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Can anybody help me to implement this piece of code in C++?

Python

import numpy as np M = np.exp(-3j * k * n / 4) return np.dot(M, x)

"k", "n" and "x" here are matrices.

complex<double> z = exp(-3.0 * 3 * 2 / 4);

This code works, but I cant do this with complex number.

Thank u in advance!

Try starting with this : dpilger26/NumCpp: C++ implementation of the Python Numpy library[^]

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bartello
21-Apr-23 3:48am

I have already looked into this lib. I couldn't find anything to solve my problem.

The actual problem is to calculate the exponent of a complex number multiplied by matrix.

The actual problem is to calculate the exponent of a complex number multiplied by matrix.

Found a bypass.

separately multiple matrices, then multiple matrix by a complex number, then use "exp" from "complex" library.

It seems to me that this works well.

separately multiple matrices, then multiple matrix by a complex number, then use "exp" from "complex" library.

It seems to me that this works well.

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The data type std::complex is available in C++, but for 2D matrices a template is probably needed. If the required arithmetic operations are all available with the datatype complex, only the matrix multiplication would have to be done. Matrix multiplication and, if necessary, other matrix arithmetic operations can be added quickly. However, this looks the same as for other data types.

First a general matrix template would have to be created:

A test program could then look like this:

First a general matrix template would have to be created:

C++

template<typename T> class Matrix { public: // default constructor (empty) Matrix() : _rows(0), _cols(0) {}; // constructor with specified size Matrix(int rows, int cols): _rows(rows), _cols(cols), _data(rows* cols) { }; // constructor with initializer_list Matrix(std::initializer_list<std::initializer_list<T>> elements) : _rows(elements.size()), _cols(elements.begin()->size()), _data(_rows* _cols) { int row = 0, col = 0; for (auto row_elem : elements) { col = 0; for (auto val : row_elem) { _data[row * _cols + col] = val; ++col; } ++row; } } // Access functions (with protection) T& operator()(int i, int j) { if (i < 0 || i >= _rows || j < 0 || j >= _cols) { throw std::out_of_range("Matrix index out of range"); } return _data[i * _cols + j]; } const T& operator()(int i, int j) const { if (i < 0 || i >= _rows || j < 0 || j >= _cols) { throw std::out_of_range("Matrix index out of range"); } return _data[i * _cols + j]; } // Getter functions int rows() const { return _rows; } int cols() const { return _cols; } // matrix multiplication operator Matrix<T> operator*(const Matrix<T>& other) const { if (_cols != other._rows) { throw std::invalid_argument("Number of columns of first matrix must be equal to number of rows of second matrix"); } Matrix<T> result(_rows, other._cols); for (int i = 0; i < _rows; i++) { for (int j = 0; j < other._cols; j++) { // TODO: Matrix multiplication } } return result; } // Overload the output operator << as a friend function inside the matrix class. friend std::ostream& operator<<(std::ostream& os, const Matrix<T>& m) { if (m._data.empty() || m._rows == 0 || m._cols == 0) { return os << ""; } for (int i = 0; i < m._rows; ++i) { for (int j = 0; j < m._cols; ++j) { os << m(i, j) << " "; } os << std::endl; } return os; } private: int _rows, _cols; std::vector<T> _data; };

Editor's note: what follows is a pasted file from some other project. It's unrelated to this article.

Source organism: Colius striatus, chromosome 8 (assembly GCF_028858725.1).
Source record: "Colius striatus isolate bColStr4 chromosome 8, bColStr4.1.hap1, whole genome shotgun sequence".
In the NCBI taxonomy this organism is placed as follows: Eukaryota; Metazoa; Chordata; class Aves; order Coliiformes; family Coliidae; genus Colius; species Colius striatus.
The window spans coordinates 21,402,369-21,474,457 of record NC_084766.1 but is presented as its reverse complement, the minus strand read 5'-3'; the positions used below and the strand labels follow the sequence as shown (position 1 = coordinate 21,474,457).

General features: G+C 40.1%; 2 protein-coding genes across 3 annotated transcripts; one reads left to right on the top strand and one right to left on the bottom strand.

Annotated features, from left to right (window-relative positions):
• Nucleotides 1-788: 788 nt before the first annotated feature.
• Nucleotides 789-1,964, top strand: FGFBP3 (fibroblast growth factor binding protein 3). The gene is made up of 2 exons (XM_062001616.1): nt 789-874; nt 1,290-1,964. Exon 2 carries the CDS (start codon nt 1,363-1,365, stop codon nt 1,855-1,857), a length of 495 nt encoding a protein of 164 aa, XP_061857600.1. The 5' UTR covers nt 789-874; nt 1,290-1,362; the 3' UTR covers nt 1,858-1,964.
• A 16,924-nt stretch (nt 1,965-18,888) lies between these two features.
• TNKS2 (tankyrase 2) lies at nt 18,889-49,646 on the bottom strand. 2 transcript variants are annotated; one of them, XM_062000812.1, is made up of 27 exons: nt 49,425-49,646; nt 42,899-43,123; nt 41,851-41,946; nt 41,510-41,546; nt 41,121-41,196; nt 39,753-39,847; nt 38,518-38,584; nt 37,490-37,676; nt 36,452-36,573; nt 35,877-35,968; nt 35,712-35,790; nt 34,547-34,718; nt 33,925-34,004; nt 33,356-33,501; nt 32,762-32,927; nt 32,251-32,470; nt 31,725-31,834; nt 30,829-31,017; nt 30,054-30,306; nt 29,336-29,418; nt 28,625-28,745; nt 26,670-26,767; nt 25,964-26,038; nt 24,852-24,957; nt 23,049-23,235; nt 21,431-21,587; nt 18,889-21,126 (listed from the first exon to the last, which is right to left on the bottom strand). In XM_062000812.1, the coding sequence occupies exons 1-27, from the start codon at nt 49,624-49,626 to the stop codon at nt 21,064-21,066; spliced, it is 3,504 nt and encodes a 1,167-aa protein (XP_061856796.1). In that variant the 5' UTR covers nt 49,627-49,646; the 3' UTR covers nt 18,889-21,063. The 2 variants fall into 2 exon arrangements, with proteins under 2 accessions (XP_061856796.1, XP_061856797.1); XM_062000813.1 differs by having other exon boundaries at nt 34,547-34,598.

A test program could then look like this:

C++

using namespace std::complex_literals; typedef std::complex<double> MatComplex; // Defining the matrices Matrix<MatComplex> A = { {1, 2i, 3}, {4i, 5, 6} }; Matrix<MatComplex> B = { {7, 8i}, {9i, 10}, {11, 12i} }; Matrix<MatComplex> C; std::cout << "Matrix A:\n" << A << std::endl; std::cout << "Matrix B:\n" << B << std::endl; C = A * B; // multiply the matrices std::cout << "Matrix C = A*B:\n" << C << std::endl;

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